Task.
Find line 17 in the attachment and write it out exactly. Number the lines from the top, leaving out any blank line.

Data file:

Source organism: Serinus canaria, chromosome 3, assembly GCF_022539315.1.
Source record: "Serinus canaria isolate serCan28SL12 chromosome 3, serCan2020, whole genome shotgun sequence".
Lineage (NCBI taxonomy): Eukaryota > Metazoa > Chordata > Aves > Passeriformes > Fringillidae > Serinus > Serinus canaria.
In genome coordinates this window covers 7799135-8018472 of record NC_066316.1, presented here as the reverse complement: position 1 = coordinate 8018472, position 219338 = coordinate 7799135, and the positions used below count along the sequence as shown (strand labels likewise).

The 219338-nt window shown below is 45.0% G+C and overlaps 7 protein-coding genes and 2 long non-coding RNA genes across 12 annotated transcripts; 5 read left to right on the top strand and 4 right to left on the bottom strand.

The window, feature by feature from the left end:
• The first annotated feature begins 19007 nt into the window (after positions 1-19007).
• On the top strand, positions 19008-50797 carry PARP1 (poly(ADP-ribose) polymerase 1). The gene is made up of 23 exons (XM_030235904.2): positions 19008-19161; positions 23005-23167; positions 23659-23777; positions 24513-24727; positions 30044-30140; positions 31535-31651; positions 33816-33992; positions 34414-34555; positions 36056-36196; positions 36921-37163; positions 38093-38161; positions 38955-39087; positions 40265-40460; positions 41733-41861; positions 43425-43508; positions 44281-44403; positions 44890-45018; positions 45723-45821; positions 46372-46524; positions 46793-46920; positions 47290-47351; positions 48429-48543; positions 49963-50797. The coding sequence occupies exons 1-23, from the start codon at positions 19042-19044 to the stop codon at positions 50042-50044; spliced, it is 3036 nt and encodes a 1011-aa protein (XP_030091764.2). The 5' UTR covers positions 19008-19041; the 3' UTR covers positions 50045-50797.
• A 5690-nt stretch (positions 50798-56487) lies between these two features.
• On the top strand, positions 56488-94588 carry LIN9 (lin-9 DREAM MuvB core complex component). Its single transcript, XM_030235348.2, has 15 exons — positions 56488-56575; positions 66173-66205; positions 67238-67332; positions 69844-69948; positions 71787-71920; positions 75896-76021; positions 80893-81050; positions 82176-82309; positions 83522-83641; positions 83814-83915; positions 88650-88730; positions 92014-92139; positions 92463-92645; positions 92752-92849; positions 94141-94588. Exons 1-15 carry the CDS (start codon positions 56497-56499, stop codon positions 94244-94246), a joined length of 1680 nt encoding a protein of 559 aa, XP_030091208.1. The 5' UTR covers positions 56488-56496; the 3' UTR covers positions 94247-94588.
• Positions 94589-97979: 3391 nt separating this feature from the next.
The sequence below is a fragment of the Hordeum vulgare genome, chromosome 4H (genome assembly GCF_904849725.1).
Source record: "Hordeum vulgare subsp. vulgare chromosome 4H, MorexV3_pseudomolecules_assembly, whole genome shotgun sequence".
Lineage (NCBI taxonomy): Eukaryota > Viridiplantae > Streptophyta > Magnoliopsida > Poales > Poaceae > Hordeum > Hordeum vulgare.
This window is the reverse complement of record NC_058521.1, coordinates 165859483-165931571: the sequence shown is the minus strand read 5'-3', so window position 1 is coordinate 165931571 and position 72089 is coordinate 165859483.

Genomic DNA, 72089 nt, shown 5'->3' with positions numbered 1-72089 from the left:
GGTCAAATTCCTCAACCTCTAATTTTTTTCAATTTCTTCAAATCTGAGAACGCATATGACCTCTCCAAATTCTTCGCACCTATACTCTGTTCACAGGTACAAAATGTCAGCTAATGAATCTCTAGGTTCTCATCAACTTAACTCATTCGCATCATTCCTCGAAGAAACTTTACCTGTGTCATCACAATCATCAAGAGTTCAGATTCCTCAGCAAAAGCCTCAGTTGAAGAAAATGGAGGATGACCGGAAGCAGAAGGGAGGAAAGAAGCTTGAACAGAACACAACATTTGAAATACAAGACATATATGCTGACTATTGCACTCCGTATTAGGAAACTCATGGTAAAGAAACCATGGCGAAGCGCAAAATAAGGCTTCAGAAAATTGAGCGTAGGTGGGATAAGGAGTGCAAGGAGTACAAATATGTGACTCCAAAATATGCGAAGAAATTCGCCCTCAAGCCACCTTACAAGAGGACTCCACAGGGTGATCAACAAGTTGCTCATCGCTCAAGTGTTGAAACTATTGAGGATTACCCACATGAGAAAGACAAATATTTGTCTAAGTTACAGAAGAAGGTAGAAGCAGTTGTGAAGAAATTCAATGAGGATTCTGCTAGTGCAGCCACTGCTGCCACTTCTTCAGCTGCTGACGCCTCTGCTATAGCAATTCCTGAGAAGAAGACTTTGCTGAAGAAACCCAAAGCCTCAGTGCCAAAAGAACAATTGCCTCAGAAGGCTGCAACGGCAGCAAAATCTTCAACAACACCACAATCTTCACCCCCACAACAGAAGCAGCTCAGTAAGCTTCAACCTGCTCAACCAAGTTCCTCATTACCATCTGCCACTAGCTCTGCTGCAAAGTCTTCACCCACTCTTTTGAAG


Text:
GGTCAAATTCCTCAACCTCTAATTTTTTTCAATTTCTTCAAATCTGAGAACGCATATGACCTCTCCAAATTCTTCGCACCTATACTCTGTTCACAGGTACAAAATGTCAGCTAATGAATCTCTAGGTTCTCATCAACTTAACTCATTCGCATCATTCCTCGAAGAAACTTTACCTGTGTCATCACAATCATCAAGAGTTCAGATTCCTCAGCAAAAGCCTCAGTTGAAGAAAATGGAGGATGACCGGAAGCAGAAGGGAGGAAAGAAGCTTGAACAGAACACAACATTTGAAATACAAGACATATATGCTGACTATTGCACTCCGTATTAGGAAACTCATGGTAAAGAAACCATGGCGAAGCGCAAAATAAGGCTTCAGAAAATTGAGCGTAGGTGGGATAAGGAGTGCAAGGAGTACAAATATGTGACTCCAAAATATGCGAAGAAATTCGCCCTCAAGCCACCTTACAAGAGGACTCCACAGGGTGATCAACAAGTTGCTCATCGCTCAAGTGTTGAAACTATTGAGGATTACCCACATGAGAAAGACAAATATTTGTCTAAGTTACAGAAGAAGGTAGAAGCAGTTGTGAAGAAATTCAATGAGGATTCTGCTAGTGCAGCCACTGCTGCCACTTCTTCAGCTGCTGACGCCTCTGCTATAGCAATTCCTGAGAAGAAGACTTTGCTGAAGAAACCCAAAGCCTCAGTGCCAAAAGAACAATTGCCTCAGAAGGCTGCAACGGCAGCAAAATCTTCAACAACACCACAATCTTCACCCCCACAACAGAAGCAGCTCAGTAAGCTTCAACCTGCTCAACCAAGTTCCTCATTACCATCTGCCACTAGCTCTGCTGCAAAGTCTTCACCCACTCTTTTGAAG